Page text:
Mercy Tigers swarm all over Cards in 56-48 win
NASHUA – The first thing you noticed about the Mercy High School girls basketball team was the fact they travel in style, with a nice coach bus suitable for a college or pro team parked outside Bishop Guertin High School on Saturday afternoon
“Once a year, just once a year,” Tigers coach Tim Kohs said.
The second, of course, is the Tigers’ size and talent, and the third is their intense defense. It was all evident in the Middletown, Conn.private school’s 56-48 win over the Cardinals at the Colligadome on Saturday afternoon.
Still, Bishop Guertin coach Brad Kreick noticed something else: his 7-5 team’s grit in a tough loss.
“I tell you, I could not possibly be more proud of how they played today,” Kreick said. “One of the things that’s hurt us all year long is being consistent for four quarters against good teams. Our kids played for four quarters as hard as they could possibly play. They really grew up a lot today, whether people realize it or not. That’s (Mercy) one of the top two or three teams in New England right there.”
Well, at least Connecticut’s top ranked team, and deservedly so with a 14-0 record. Guertin played the Tigers the closest an opposing team had all year. For example, the other night they enjoyed a 58 point win.
But it was Guertin that got off to a great start in this one, leading 7-0 and 10-2. After seeing the Cards’ Ava Owens breeze to the basket nearly uncontested, Kohs called time out, and turned about three shades of red in loudly telling his team to pick up its defense. It worked. Guertin led 17-16 after one thanks to a buzzer beater by Bri Wilcox, but scored only one point – an Aria O’Connell free throw with 2:08 left in the half – the entire second quarter. Erin Carney, who had a team high 17 points, ended the field goal drought with a layup 10 seconds into the second half. That’s 8:10 without a field goal for the Cards, if you’re counting. Rare indeed.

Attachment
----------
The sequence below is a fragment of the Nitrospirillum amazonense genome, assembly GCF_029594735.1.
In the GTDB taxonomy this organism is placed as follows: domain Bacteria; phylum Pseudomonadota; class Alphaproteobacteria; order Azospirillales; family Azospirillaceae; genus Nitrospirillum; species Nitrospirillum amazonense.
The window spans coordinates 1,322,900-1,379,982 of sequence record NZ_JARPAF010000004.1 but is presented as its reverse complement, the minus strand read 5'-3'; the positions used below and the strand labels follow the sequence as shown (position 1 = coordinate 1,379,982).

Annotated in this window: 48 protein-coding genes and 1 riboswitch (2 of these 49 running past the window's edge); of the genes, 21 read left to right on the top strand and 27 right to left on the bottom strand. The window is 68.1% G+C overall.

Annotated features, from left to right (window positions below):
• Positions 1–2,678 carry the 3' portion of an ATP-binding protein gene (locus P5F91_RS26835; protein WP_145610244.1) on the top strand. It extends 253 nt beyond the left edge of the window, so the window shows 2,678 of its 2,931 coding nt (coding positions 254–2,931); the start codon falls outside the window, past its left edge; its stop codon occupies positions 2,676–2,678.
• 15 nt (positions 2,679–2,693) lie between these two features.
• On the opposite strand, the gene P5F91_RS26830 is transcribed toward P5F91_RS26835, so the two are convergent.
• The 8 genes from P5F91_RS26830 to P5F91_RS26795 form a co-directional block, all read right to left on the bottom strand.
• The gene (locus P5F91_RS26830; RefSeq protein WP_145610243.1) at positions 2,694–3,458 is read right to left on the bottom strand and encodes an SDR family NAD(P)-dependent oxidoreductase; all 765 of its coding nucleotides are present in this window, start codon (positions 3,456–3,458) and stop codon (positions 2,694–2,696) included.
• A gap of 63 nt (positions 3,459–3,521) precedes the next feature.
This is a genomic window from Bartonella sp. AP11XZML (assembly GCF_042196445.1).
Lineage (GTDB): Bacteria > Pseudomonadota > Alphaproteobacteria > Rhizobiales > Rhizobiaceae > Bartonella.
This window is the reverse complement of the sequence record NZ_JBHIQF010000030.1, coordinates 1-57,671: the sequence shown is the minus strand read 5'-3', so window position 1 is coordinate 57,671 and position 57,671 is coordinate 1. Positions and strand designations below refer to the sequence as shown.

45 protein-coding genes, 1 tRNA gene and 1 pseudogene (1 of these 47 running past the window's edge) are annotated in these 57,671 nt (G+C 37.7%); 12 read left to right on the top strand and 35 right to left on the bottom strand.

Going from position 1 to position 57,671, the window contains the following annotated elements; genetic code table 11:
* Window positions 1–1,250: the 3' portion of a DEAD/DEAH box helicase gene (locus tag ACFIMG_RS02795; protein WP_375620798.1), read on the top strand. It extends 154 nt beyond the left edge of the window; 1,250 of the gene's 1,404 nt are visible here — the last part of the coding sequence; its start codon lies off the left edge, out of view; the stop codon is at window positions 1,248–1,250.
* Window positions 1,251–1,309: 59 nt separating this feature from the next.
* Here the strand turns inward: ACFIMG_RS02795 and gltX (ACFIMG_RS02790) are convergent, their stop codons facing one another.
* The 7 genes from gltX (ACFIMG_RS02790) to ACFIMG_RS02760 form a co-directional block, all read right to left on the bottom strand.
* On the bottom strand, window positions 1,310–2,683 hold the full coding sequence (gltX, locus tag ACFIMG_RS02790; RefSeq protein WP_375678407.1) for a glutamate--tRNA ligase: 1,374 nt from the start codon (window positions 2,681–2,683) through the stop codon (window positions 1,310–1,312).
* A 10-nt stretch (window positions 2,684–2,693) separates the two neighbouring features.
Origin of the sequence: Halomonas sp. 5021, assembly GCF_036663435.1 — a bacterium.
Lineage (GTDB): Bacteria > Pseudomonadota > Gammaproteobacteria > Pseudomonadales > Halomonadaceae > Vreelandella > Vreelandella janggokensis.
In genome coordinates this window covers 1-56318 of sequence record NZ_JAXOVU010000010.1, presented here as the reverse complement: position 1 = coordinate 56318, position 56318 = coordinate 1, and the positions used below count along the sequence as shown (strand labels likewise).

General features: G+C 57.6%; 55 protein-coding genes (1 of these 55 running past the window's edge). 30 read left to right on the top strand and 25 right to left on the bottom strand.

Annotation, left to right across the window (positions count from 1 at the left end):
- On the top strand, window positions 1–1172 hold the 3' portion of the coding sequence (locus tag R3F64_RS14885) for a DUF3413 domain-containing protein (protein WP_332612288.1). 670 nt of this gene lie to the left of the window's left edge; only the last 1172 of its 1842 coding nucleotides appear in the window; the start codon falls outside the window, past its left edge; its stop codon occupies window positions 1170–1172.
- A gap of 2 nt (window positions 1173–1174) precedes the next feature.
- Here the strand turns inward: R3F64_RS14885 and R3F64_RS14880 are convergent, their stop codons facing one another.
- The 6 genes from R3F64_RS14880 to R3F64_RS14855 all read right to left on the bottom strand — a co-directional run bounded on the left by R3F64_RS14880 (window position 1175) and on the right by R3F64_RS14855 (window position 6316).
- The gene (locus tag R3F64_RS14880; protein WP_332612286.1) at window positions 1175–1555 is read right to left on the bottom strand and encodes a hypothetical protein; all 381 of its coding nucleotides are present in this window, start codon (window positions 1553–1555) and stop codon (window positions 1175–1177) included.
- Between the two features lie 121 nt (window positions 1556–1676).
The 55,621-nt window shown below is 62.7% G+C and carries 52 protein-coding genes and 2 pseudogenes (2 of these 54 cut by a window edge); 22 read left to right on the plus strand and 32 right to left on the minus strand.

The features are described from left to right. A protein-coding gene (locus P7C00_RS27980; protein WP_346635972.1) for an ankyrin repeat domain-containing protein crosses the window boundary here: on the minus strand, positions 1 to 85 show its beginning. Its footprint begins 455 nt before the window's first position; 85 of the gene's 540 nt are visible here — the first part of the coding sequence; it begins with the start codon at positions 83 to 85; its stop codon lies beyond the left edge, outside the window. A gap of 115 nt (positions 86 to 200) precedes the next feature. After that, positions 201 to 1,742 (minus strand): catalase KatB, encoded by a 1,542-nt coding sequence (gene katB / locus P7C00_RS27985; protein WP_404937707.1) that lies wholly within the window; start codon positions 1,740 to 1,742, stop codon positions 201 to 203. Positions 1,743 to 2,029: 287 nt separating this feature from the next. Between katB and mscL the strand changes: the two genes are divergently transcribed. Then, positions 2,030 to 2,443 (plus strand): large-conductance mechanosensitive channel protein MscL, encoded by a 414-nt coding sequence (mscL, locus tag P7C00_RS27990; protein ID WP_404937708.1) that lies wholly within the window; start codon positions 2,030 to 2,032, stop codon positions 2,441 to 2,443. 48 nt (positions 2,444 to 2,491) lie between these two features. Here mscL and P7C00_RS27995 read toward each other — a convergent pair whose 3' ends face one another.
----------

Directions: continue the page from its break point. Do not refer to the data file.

“I think when I called (the timeout), they had 15, and they ended up with 18 in the half, so it was just three in 10 minutes,” Kohs said. “That’s a good team. You have to guard every kid; they can all shoot it, they can all put it on the floor.
“So I thought we did a good job. We just decided to guard them. I thought we were flat to start.”
“I don’t think we got tentative,” Kreick said of his team’s second period offense. “I think that’s just a very good basketball team. We got out of our rhythm a little bit.”
Mercy had two players that really made a difference – point guard Isabella Santoro, who led all scorers with 20, and six-foot center Meghan DeVille, who ended up with 17 but you had the idea she might have been able to get more as Guertin had no answer for her down low.
“You can’t guard her,” Kohs said. “I don’t know what she scored, but she should’ve had 10 more, she missed four or five.”
The Cards went back to attacking the basket a little bit more in the second half, cutting the Tigers’ lead to five on a Carney layup with 3:58 left in the third period. But that’s as close as they would get, as it was 44-32 after three.
Besides Carney, Caroline Hoffer had 11 points and Wilcox eight. But Guertin went just 8 of 17 from the line, which hurt. As Kreick said, “Lesson learned.”
He’s hoping the Cards have learned a lot of lessons from their four out-of-state losses. They still have a few tough in-state games remaining on their schedule, including vs. current unbeaten Manchester Memorial and contender Pinkerton.
“One of the things we’ve been trying to do all year long with these out of state games,” Kreick said, “as tough as they’ve been – we weren’t sure when it was going to happen – but our kids found themselves today.
“They’re bummed out they lost a game, and I understand that. But we’re going to take a heckuv a lot out of this game that’s going to really serve us well come February and March.”